More drawing required for a tight painting
I spent a little more time on the drawing than usual. We’re not going for a completely realistic sunflower drawing but I made sure all the petals were outlined and all edges defined. The middle part of the flower (all those seeds!) I left empty and planned to paint freehand. Successful easy watercolor sunflower paintings depend on the lovely irregularity in the petals. They look uniform at first sight but they point out at all sorts of odd angles – we need to capture that.
Planning the colors.
This watercolor sunflower didn’t have too many colors to match. There was the light and shadow sides of the petals, The light and shadow of the central seed part and the leaves. And keeping the colors simple was going to help keep the form in the final painting. Here are my swatches for the various colors.
Painting the petals
First a complete wash of the light yellow petal color over all of the petals. Painting straight through all the petal joins and trying to keep the wash even with no streaks or stripes. I softened slightly around the inner edge to avoid any harsh lines later.
Painting the sunflower center
The next step was to put in the lighter color of the central portion. This was a value 6 wash of burnt sienna over the whole central part. I let this dry then spent a good week or so (ok maybe 20 minutes) carefully painting in a mix of burnt sienna and ultramarine to outline the seeds. I left small regions of the underlying wash showing through to show the lighter parts of the seeds. Took forever (have I mentioned that?) and made me remember why I don’t paint like this often. But the result worked – the central part definitely had a look of a sunflower.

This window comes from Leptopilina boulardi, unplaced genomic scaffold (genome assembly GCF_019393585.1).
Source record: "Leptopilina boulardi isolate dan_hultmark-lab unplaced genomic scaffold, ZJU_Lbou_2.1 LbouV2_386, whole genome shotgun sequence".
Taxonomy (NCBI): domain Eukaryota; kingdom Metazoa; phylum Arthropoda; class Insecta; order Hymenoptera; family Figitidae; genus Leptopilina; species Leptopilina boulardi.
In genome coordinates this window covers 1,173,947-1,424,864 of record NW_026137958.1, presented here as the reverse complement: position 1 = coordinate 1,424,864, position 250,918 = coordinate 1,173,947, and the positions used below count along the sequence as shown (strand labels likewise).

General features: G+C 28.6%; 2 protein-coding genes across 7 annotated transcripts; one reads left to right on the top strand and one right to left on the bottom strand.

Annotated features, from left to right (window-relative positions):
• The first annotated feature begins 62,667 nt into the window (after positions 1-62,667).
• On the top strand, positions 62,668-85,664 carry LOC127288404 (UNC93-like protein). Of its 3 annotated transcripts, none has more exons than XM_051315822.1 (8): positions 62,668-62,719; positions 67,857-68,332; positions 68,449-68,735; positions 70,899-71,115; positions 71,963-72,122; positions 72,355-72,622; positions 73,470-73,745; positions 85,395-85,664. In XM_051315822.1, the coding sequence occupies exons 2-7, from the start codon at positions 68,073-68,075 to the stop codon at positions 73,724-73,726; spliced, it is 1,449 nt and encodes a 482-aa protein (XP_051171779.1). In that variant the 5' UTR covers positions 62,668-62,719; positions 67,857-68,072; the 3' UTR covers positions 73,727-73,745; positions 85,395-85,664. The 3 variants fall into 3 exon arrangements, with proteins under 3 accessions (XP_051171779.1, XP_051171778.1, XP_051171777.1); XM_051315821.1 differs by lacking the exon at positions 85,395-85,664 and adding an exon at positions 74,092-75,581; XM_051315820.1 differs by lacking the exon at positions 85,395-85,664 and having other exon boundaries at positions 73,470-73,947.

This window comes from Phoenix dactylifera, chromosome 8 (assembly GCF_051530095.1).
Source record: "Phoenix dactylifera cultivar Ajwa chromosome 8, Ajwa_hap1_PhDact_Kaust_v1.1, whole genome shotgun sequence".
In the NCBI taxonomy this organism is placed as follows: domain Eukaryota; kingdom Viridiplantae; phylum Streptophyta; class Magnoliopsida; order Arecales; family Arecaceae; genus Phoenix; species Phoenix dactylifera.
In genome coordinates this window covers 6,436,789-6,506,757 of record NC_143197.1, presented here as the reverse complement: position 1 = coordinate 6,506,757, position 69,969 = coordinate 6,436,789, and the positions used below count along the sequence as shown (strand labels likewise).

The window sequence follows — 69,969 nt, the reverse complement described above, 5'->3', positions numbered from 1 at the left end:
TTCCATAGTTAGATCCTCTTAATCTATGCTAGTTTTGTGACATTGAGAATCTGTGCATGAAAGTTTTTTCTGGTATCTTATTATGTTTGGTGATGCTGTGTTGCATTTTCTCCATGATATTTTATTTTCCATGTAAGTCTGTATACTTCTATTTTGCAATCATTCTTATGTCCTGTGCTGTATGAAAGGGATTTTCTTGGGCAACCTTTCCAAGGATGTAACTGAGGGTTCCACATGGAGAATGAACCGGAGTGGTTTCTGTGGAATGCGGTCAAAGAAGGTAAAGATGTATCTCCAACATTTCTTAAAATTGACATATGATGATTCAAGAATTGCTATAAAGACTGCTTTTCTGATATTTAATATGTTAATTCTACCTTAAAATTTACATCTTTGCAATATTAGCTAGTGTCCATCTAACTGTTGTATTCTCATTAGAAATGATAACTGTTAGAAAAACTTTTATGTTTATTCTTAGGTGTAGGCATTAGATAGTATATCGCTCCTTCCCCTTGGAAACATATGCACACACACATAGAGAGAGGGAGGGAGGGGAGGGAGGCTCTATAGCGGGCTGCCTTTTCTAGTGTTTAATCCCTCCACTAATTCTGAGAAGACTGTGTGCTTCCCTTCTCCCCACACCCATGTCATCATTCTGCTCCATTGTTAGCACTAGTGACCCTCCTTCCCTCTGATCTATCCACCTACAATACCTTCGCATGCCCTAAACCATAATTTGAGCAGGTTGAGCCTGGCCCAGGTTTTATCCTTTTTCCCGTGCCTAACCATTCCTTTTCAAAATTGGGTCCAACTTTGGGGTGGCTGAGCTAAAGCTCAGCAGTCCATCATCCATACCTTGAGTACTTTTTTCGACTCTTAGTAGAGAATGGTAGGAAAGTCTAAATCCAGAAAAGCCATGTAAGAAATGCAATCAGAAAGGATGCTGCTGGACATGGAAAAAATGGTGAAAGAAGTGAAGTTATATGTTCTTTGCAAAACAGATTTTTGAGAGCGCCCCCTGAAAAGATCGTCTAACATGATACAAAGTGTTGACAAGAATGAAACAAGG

At this point I had a choice. To go in and paint the shadows on the petals or to tackle the leaves. I decided on the leaves. They have fairly dark portions on them and I wanted something to relate to when the rest of the petals went in. So in they went. Just two colors – the lighter green (black, lemon yellow and a little cobalt blue) for the regions in sun and a darker mix with more black and less water for the shadow portions.
The petal shadows
Now this bit was the hardest and the part where I would be most likely to ruin everything. I carefully looked at the value and the color of those shadows on the petals. They weren’t for the most part all that dark. Maybe a value 7 or 6 in the darkest part. They were also very orange – no blue or grey in there. So I tested a mix of burnt sienna and a little vermillion with enough water to give me a value 7. Yup that seems to be ok.
The shadows went in in layers. I left some regions just with the one layer for the lighter parts and then went in again with another layer of color for the darker parts. It wasn’t the greatest job – a little streaky in places. But the colors were good and if I try this again I’d have a better idea of how to do it.
Final touches and is this sunflower watercolor painting a success?
Only a few things left to do now. A few little dots around the central part for the seeds that were poking out, darkened the leaf shadows a little, and put a few light lines on some of the petals. Fairly happy with the result I think.
Watercolor sunflowers are a good subject if you’re starting to paint flowers. The colors are fairly straightforward and there is a strong contrast between the central part and the petals. Both of these help us get a convincing representation in paint.
I hope you enjoyed this beginner watercolor painting and it showed you how you can make painting a watercolor sunflower easy. If you are looking for more lessons in watercolor painting I have more tutorials and some real-time demos on my youtube channel. Please subscribe to my channel if you’re interested to see new ones when they’re released.
And Before You Go…
Here are a few screenshots of a slightly more loose set of sunflowers. The process is very similar though. The early washes go in flat and then more detail and interest is added as the painting progresses. If you’re keen on painting sunflowers in watercolor you can adapt this technique to pretty much any flower.